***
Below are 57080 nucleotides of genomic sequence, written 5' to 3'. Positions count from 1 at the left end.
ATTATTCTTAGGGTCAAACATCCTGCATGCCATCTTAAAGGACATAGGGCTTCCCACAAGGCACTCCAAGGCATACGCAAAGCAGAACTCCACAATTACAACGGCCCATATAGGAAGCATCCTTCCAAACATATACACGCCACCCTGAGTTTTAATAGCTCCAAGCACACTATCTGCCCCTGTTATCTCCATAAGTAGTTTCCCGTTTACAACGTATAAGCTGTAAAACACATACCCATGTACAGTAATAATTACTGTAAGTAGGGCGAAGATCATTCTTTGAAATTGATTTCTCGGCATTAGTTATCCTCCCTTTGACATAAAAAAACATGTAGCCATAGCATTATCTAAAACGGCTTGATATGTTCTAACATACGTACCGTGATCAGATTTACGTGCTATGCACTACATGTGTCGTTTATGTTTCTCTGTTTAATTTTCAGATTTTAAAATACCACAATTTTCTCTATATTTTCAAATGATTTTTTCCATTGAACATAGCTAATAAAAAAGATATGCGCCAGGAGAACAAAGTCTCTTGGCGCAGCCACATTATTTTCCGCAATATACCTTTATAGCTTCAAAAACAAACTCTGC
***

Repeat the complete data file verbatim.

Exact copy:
Below are 57080 nucleotides of genomic sequence, written 5' to 3'. Positions count from 1 at the left end.
ATTATTCTTAGGGTCAAACATCCTGCATGCCATCTTAAAGGACATAGGGCTTCCCACAAGGCACTCCAAGGCATACGCAAAGCAGAACTCCACAATTACAACGGCCCATATAGGAAGCATCCTTCCAAACATATACACGCCACCCTGAGTTTTAATAGCTCCAAGCACACTATCTGCCCCTGTTATCTCCATAAGTAGTTTCCCGTTTACAACGTATAAGCTGTAAAACACATACCCATGTACAGTAATAATTACTGTAAGTAGGGCGAAGATCATTCTTTGAAATTGATTTCTCGGCATTAGTTATCCTCCCTTTGACATAAAAAAACATGTAGCCATAGCATTATCTAAAACGGCTTGATATGTTCTAACATACGTACCGTGATCAGATTTACGTGCTATGCACTACATGTGTCGTTTATGTTTCTCTGTTTAATTTTCAGATTTTAAAATACCACAATTTTCTCTATATTTTCAAATGATTTTTTCCATTGAACATAGCTAATAAAAAAGATATGCGCCAGGAGAACAAAGTCTCTTGGCGCAGCCACATTATTTTCCGCAATATACCTTTATAGCTTCAAAAACAAACTCTGC